The purpose of this Circular Letter is to inform pharmacists and prescribers, including Physicians, Dentists, Veterinarians, Podiatrists, Certified Nurse Practitioners (CNPs), Certified Nurse Midwives (CNMs), Psychiatric Clinical Nurse Specialists (PCNS), Certified Registered Nurse Anesthetists (CRNA), Physician Assistants (PAs), as well as pharmacists with prescribing privileges, about a recent change in state law relating to patient requests for partial fill of prescriptions for Schedule II opioids, and clarify what the Department of Public Health (DPH) considers compliance with these statutory changes.
Effective March 14, 2016, in accordance with recent changes to the Massachusetts Controlled Substances Act, Chapter 94C of the General Laws:
- patients have a right to request less than the prescribed amount of an opioid substance in Schedule II (M.G.L. c. 94C, § 18(d¾)); and
- prescribers must include a notation on the prescription that the patient may request an amount less than the full quantity prescribed (M.G.L. c. 94C, § 22(c)).
Accordingly, pharmacists filling a prescription for a Schedule II opioid may dispense less than the prescribed quantity if requested by the patient. If a patient requests a lesser amount, the remaining quantities on the prescription would be void.
DPH offers this guidance for meeting the statutory requirements of this law.
- DPH considers use of the following abbreviated phrase on all prescriptions for a Schedule II opioid to meet the requirement of M.G.L. c. 94C, § 22(c):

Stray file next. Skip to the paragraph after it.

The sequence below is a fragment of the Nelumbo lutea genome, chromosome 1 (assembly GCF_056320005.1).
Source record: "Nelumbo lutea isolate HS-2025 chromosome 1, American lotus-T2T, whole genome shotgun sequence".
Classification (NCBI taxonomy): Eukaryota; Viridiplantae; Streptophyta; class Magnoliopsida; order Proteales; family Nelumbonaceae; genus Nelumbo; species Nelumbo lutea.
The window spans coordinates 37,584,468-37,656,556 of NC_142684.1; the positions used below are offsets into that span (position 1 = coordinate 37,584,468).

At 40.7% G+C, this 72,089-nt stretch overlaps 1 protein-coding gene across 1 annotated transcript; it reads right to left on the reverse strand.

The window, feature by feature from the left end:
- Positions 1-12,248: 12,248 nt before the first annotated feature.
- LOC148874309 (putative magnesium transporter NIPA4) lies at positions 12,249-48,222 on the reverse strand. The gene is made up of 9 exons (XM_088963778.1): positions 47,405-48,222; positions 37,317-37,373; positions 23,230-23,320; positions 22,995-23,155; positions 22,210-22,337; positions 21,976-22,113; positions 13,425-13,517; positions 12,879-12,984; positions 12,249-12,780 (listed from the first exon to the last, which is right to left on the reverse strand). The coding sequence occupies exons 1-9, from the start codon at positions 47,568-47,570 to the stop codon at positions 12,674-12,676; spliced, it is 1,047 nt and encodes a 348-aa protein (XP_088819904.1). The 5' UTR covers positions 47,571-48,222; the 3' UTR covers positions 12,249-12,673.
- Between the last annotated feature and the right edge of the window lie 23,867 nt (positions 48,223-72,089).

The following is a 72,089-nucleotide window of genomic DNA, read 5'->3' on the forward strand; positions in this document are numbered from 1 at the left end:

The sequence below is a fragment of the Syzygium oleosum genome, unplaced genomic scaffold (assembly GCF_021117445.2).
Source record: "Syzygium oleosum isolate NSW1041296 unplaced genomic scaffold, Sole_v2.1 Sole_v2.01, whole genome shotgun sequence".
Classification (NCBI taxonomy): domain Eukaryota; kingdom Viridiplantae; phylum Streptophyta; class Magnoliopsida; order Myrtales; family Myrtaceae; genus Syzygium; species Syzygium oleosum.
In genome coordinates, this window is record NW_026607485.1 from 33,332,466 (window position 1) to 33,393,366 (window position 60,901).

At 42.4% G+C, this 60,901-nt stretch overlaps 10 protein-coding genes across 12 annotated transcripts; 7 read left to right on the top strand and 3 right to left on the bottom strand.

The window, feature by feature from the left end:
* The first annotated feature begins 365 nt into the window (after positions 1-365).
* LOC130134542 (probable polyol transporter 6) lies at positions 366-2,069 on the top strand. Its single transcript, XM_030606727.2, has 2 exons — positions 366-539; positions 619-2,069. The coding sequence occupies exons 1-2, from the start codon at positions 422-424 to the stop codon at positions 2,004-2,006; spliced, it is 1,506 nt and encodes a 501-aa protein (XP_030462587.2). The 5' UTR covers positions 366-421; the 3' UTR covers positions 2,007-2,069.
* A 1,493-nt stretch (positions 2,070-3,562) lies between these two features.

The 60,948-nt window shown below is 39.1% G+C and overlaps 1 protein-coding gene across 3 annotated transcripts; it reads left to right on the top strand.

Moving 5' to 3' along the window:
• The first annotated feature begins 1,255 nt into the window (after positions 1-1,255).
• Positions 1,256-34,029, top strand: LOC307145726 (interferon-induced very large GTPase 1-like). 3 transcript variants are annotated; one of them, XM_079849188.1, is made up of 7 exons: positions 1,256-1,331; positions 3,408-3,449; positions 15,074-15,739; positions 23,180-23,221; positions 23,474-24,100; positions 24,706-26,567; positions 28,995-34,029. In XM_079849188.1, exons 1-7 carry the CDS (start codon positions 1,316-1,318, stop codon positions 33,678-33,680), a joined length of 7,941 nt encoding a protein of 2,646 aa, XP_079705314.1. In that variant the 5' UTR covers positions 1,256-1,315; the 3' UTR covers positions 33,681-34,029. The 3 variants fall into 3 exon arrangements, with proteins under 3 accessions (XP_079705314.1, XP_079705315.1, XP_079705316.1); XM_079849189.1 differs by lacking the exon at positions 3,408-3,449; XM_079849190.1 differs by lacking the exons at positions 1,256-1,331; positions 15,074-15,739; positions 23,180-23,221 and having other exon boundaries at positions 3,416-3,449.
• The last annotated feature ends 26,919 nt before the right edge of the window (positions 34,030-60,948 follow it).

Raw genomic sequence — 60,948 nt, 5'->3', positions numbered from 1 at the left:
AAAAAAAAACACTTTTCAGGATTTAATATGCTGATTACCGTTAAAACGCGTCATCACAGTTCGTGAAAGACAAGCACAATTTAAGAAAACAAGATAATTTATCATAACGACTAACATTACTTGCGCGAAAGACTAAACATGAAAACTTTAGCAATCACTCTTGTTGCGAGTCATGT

“Partial fill upon patient request”
- Per statute, prescribers must include partial fill notation on any Schedule II opioid prescription. Prescribers may include this notation on a Schedule II opioid prescription in writing or electronically.
- A pharmacist receiving a prescription for a Schedule II opioid without the required notation must contact the prescriber or prescriber’s authorized agent for confirmation and document the notation on the prescription in writing or electronically.
By January 1, 2018, prescribers must ensure that their electronic medical records software or prescription forms for Schedule II opioids include the required notation, or prescribers must write the notation on all Schedule II opioid prescriptions they issue. Until such time as their prescription forms and software are appropriately updated to allow for this notation:
- Prescribers may elect to staple or otherwise attach a second sheet of paper with the required notation pre-printed on it, or may write the notation on all Schedule II opioid prescriptions issued.
- Pharmacists receiving a prescription for a Schedule II opioid without the required notation must contact the prescriber or prescriber’s authorized agent for confirmation, and document the required notation on the prescription in writing or electronically, or by attaching a second sheet of paper with the required notation to the prescription.
Questions or concerns regarding this information should be directed to: firstname.lastname@example.org